Some issues raised by Alaska's Recording Act

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Date: Dec. 2010
From: Alaska Law Review(Vol. 27, Issue 2)
Publisher: Duke University, School of Law
Document Type: Article
Length: 11,936 words
Lexile Measure: 1860L

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This Article examines Alaska's Recording Act. It details how Alaska is a Race-Notice state and the implications of this compared to being a Notice state. The Article then describes how the Race-Notice recording act operates in practice. It then proceeds with a detailed account of the scope of title searches required under Alaska's recording act. It calls into question the Supreme Court's decision in Sabo v. Horvath and suggests a different outcome today. The Article asks whether the digitization of recorded instruments will cause the Alaska Supreme Court to expand the scope of the title search required under the Recording Act. Finally, this Article examines the potential applications of the Rule of Shelter in Alaska, allowing a transferee with notice of a prior grant of property to take free of that interest.


This article examines some of the many issues raised by Alaska's Recording Act. The Supreme Court of Alaska has addressed very few of these issues, requiring some "educated guessing" as to what that tribunal's future decisions under the Recording Act will be. This Article takes a special look at Recording Act issues the court might address from a new perspective in light of the digitizing of most conveyance records, so that title searches now can be done online across the state through records dating back to 1971.


Every conveyance of real property within this State hereafter made, which shall not be recorded, as provided in this title, within five days thereafter, shall be void against any subsequent purchaser in good faith and for a valuable consideration of the same real property, or any portion thereof, whose conveyance shall be first duly recorded. (1)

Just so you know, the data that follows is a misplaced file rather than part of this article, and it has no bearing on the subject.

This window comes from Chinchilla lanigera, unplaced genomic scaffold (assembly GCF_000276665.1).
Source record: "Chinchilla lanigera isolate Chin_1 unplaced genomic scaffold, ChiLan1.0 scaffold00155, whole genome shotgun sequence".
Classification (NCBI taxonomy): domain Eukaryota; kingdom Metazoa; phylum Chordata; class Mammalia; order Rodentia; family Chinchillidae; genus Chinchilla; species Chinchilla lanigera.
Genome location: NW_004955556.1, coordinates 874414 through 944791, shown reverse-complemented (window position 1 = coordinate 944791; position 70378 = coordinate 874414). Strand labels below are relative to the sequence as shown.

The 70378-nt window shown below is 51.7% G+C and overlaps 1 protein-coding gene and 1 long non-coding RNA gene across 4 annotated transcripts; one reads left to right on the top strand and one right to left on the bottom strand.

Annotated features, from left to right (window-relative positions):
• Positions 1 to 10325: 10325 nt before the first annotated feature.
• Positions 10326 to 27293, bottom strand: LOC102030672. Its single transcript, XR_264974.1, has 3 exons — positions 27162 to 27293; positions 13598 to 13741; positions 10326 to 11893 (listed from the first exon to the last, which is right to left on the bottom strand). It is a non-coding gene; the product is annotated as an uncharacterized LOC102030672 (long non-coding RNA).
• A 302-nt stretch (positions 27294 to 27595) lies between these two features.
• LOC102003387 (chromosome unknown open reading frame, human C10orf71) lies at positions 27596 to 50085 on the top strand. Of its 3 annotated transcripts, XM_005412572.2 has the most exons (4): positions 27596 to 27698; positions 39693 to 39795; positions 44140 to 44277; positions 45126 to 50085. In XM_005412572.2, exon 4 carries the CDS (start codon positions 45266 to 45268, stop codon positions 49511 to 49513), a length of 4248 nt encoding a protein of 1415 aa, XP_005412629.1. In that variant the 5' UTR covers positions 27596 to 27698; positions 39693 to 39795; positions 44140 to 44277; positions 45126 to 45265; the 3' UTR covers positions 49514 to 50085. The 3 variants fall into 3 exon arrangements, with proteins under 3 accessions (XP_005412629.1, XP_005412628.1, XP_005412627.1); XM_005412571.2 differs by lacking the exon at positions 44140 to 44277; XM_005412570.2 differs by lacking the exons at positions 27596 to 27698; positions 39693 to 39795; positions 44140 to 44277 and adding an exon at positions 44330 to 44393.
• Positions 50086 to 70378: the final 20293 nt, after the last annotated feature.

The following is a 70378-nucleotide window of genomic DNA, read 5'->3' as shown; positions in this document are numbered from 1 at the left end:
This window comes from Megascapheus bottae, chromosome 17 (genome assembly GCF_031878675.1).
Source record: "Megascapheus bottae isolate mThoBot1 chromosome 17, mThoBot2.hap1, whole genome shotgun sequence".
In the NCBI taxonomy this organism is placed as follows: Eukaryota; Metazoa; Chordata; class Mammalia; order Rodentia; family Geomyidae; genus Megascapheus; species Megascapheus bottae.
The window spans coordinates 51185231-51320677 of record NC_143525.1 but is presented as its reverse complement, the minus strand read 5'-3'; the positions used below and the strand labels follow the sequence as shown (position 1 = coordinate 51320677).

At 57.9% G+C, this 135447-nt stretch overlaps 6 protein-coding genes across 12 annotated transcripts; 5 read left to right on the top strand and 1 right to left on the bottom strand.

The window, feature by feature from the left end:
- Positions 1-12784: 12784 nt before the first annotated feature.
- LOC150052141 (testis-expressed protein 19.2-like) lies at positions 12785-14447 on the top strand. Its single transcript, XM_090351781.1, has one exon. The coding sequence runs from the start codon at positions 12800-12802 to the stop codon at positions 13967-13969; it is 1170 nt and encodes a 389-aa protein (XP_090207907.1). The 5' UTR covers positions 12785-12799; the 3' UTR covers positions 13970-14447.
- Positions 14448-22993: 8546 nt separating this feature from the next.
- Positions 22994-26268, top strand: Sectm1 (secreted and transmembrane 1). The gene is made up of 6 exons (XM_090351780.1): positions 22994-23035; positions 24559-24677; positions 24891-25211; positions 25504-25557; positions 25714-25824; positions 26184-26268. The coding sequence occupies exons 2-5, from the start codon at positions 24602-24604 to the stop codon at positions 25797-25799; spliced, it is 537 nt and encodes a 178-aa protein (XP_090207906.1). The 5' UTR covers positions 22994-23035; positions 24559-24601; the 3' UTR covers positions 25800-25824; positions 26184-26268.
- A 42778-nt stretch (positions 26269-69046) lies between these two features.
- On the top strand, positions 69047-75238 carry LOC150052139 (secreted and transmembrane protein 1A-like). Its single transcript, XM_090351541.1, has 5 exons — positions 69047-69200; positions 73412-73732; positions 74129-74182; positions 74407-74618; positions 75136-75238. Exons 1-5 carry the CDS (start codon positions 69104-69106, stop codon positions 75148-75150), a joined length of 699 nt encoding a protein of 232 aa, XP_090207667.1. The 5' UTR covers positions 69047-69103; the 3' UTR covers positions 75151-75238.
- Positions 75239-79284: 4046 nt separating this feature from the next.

So read the law pursuant to which, with Juneau Deed Book 1, beginning October 21, 1884, (2) Alaska initiated the systematic recordation of conveyance instruments. It was an Oregon statute that came to Alaska via the Alaska Organic Act of 1884, by which Congress made applicable in Alaska the "general laws" of Oregon, not inconsistent with Alaska-specific federal legislation. (3) The final clause - "whose conveyance shall be first duly recorded"--made this a Race-Notice type recording act, rather than the other common type, a pure Notice act. (4)

Congress enacted verbatim this statute for Alaska in 1900. (5) The core language of the present Recording Act, section 40.17.080(b) of the Alaska Statutes, is essentially the same and retains the phrase "whose conveyance is first recorded."6 Alaska's method of indexing recorded conveyance documents has always been by use of grantor and grantee indices rather than by tract indices. (7)


Alaska's Recording Act is addressed to the claimant under the first-in-time among two (or more) instruments by which conflicting claims to real property are being made and lays out what conditions must be proved for the first-in-time instrument to be void as against claims made under a subsequent-in-time competing instrument.

If all grantees were to promptly record, Notice and Race-Notice statutes would...

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Gale Document Number: GALE|A260138025